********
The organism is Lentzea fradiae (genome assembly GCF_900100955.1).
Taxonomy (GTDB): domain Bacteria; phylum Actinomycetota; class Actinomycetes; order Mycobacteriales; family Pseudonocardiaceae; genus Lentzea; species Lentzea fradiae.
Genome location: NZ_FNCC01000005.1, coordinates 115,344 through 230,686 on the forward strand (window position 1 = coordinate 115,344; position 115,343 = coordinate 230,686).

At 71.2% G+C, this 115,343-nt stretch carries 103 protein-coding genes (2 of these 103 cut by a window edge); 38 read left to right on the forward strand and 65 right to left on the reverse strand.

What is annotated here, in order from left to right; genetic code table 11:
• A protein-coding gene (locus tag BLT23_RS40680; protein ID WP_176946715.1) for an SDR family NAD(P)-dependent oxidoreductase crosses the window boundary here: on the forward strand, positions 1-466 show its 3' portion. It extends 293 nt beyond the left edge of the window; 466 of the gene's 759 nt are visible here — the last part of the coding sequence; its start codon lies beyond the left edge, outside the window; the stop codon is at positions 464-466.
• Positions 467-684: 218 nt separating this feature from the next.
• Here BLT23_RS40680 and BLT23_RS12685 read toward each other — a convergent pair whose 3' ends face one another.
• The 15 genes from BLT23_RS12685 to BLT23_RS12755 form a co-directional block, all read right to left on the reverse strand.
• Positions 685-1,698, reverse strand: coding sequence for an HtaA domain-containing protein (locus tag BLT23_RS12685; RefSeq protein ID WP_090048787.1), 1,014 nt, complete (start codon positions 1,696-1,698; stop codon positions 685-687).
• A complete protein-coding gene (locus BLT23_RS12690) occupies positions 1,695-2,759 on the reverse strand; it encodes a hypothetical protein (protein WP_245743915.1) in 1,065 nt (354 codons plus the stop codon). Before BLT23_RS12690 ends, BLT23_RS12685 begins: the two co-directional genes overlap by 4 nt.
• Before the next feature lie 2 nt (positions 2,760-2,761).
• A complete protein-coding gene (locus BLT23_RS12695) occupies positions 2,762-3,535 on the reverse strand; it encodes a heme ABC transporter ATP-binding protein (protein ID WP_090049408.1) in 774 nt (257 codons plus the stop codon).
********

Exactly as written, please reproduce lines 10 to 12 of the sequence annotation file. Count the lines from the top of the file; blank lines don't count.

• Positions 685-1,698, reverse strand: coding sequence for an HtaA domain-containing protein (locus tag BLT23_RS12685; RefSeq protein ID WP_090048787.1), 1,014 nt, complete (start codon positions 1,696-1,698; stop codon positions 685-687).
• A complete protein-coding gene (locus BLT23_RS12690) occupies positions 1,695-2,759 on the reverse strand; it encodes a hypothetical protein (protein WP_245743915.1) in 1,065 nt (354 codons plus the stop codon). Before BLT23_RS12690 ends, BLT23_RS12685 begins: the two co-directional genes overlap by 4 nt.
• Before the next feature lie 2 nt (positions 2,760-2,761).